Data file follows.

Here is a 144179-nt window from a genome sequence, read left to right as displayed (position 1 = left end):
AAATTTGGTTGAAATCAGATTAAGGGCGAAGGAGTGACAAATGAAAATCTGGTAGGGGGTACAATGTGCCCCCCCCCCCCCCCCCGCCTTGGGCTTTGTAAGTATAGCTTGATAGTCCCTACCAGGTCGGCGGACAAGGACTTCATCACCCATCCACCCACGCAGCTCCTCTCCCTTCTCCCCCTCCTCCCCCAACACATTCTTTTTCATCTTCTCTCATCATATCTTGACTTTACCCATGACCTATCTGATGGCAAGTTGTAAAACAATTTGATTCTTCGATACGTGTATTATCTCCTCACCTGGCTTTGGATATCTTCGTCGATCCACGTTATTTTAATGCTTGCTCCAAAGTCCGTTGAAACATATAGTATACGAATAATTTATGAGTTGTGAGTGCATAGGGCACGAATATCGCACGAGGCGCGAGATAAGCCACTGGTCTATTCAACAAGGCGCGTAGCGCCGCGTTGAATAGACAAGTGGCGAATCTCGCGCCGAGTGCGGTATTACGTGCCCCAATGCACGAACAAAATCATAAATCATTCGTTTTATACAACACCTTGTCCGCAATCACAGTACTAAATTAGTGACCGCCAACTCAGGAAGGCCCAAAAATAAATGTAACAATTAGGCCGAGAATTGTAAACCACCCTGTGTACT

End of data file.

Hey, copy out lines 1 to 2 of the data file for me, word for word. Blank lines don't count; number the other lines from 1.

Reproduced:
Here is a 144179-nt window from a genome sequence, read left to right as displayed (position 1 = left end):
AAATTTGGTTGAAATCAGATTAAGGGCGAAGGAGTGACAAATGAAAATCTGGTAGGGGGTACAATGTGCCCCCCCCCCCCCCCCCGCCTTGGGCTTTGTAAGTATAGCTTGATAGTCCCTACCAGGTCGGCGGACAAGGACTTCATCACCCATCCACCCACGCAGCTCCTCTCCCTTCTCCCCCTCCTCCCCCAACACATTCTTTTTCATCTTCTCTCATCATATCTTGACTTTACCCATGACCTATCTGATGGCAAGTTGTAAAACAATTTGATTCTTCGATACGTGTATTATCTCCTCACCTGGCTTTGGATATCTTCGTCGATCCACGTTATTTTAATGCTTGCTCCAAAGTCCGTTGAAACATATAGTATACGAATAATTTATGAGTTGTGAGTGCATAGGGCACGAATATCGCACGAGGCGCGAGATAAGCCACTGGTCTATTCAACAAGGCGCGTAGCGCCGCGTTGAATAGACAAGTGGCGAATCTCGCGCCGAGTGCGGTATTACGTGCCCCAATGCACGAACAAAATCATAAATCATTCGTTTTATACAACACCTTGTCCGCAATCACAGTACTAAATTAGTGACCGCCAACTCAGGAAGGCCCAAAAATAAATGTAACAATTAGGCCGAGAATTGTAAACCACCCTGTGTACT